The Chicago Daily Law Bulletin posted an article (subscription required) that outlines the history of disabled Illinoisans' battle to uphold the Americans With Disabilities Act, which deems unwarranted institutionalization as discrimination. The ACLU of Illinois has worked on three community integration cases (Colbert v. Quinn, Williams v. Quinn and Ligas v. Hamos) that sought to protect the rights of developmentally disabled adults who are completely capable of living in their own communities.
In 2005, advocacy groups for the disabled sent a letter to Gov. Rod R. Blagojevich expressing their concern that little or no progress had been made in the years since the Olmstead decision. They were willing to work with the government, but only if that work was going to make a difference. The governor didn't respond. According to Barry Taylor of Equip for Equality, "It became clear to us that the only way we would have meaningful change was through litigation." A class action on behalf of specific individuals and "all those similarly situated" was the obvious solution.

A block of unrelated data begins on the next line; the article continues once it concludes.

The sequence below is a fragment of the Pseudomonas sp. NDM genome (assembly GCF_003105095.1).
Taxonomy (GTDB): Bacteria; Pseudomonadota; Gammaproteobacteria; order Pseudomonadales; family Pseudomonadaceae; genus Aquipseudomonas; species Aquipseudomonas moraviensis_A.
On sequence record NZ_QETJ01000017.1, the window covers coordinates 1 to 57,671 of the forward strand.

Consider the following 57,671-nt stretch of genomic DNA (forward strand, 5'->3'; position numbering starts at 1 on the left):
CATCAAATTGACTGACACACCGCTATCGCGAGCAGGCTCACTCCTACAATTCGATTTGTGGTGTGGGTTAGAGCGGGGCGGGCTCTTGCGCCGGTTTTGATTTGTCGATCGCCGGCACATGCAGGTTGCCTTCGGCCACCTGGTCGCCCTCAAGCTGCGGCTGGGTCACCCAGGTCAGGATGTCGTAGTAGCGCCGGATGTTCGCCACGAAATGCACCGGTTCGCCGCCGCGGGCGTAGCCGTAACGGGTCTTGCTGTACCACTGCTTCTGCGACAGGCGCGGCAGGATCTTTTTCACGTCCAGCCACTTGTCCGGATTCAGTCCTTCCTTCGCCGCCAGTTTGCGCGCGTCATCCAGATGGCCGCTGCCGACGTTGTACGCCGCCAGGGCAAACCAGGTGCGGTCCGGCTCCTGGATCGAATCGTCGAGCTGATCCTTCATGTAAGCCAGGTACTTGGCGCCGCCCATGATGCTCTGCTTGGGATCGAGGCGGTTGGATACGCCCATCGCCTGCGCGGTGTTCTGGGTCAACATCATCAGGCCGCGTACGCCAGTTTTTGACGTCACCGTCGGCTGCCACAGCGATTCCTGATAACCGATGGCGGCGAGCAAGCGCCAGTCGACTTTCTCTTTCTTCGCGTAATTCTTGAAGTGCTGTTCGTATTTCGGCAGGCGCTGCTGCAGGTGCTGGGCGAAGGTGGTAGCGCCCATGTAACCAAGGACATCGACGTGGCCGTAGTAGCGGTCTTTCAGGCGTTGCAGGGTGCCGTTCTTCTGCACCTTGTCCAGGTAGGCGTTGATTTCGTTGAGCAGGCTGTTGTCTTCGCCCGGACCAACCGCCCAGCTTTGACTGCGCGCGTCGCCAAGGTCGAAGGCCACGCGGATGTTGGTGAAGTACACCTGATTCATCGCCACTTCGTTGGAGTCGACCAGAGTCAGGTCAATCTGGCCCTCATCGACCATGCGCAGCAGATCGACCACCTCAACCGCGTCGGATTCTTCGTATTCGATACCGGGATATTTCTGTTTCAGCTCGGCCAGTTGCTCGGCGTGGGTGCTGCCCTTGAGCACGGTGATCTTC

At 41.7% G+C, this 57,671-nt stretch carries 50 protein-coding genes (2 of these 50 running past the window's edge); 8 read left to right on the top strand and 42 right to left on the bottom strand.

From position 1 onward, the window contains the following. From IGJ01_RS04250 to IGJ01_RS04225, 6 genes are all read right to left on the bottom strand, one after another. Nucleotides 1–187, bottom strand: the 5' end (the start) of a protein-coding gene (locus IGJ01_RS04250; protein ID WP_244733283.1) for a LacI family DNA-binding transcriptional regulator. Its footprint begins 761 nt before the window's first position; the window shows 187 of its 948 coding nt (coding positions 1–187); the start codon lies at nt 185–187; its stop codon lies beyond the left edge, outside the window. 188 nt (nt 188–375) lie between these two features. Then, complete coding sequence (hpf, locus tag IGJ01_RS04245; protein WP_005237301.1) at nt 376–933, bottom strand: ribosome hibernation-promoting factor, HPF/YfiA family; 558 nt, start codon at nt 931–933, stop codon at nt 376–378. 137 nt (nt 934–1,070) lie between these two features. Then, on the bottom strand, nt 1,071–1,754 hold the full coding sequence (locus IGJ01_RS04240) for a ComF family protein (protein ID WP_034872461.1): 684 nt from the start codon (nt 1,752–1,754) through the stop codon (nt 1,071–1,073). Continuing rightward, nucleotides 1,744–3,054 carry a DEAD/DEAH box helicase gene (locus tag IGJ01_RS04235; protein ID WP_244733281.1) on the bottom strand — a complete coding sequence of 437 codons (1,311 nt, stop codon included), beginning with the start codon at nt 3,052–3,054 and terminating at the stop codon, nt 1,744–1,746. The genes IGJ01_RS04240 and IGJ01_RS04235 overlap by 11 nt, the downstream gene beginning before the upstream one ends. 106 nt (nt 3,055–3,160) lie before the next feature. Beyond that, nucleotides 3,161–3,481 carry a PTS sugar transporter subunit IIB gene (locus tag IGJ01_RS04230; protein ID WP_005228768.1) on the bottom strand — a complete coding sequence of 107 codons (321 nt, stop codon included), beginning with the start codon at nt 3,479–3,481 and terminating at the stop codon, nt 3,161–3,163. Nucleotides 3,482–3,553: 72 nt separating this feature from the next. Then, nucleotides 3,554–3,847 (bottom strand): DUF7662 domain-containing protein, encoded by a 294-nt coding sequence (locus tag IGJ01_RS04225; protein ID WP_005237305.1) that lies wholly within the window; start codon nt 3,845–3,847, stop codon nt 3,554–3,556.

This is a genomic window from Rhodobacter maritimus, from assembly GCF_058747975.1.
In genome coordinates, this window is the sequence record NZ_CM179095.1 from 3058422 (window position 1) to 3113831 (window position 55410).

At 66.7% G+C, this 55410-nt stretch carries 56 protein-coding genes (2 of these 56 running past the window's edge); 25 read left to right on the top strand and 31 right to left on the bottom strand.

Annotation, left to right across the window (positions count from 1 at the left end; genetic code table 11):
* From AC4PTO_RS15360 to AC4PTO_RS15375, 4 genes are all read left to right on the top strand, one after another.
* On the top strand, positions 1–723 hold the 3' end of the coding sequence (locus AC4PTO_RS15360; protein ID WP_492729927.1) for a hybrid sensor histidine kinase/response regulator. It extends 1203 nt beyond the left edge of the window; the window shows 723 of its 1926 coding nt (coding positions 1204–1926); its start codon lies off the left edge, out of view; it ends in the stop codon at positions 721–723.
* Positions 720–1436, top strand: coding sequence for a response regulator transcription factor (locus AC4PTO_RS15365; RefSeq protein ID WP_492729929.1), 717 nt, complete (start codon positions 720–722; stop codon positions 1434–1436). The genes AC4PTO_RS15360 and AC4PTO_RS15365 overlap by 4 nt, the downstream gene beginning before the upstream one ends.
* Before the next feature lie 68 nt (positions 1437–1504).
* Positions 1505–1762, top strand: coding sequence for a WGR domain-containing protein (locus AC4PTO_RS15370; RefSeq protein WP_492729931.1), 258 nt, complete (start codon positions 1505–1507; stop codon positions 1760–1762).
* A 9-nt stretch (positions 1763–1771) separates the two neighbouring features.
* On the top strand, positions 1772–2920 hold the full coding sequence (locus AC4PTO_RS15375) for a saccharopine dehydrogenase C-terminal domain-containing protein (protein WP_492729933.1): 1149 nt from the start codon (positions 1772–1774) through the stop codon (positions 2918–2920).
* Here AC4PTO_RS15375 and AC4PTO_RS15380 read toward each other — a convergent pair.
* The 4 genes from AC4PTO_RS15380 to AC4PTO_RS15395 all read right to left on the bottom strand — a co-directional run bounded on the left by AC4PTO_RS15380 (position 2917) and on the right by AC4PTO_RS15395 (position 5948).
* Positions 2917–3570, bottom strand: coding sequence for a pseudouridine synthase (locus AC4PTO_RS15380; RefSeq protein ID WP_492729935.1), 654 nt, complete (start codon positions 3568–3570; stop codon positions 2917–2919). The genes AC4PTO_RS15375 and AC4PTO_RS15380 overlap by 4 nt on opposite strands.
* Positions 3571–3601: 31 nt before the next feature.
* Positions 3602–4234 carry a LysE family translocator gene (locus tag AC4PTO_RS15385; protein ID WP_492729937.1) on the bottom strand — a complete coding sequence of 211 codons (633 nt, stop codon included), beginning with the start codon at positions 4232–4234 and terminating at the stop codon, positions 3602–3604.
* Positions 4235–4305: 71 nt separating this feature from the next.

In Illinois, the type of disability you have or where you live determines the type of facility where you will be housed. One case could not adequately address all of Illinois' different approaches to institutionalizing disabled adults. To meet this challenge, three legal service programs filed three separate class actions with similar allegations and the same goal. They would pool their expertise, work together on similar issues but each take the lead on one type of case. Colbert v. Quinn was filed by Access Living on behalf of a man in his 30s, Lenil Colbert, who could read, write and balance his checkbook, but had spent 13 years in a nursing home with close to 100 elderly and infirm seniors in a community located far away from his family. The Colbert case also sought relief for the 20,000 other physically and/or mentally disabled adults confined to nursing homes. Williams v. Quinn was filed by the American Civil Liberties Union on behalf of the 4,500 mentally ill adults institutionalized in large state-funded private facilities. Equip for Equality filed Ligas v. Hamos for the approximately 6,000 adults with developmental disabilities in similar homes. The state chose to litigate all three.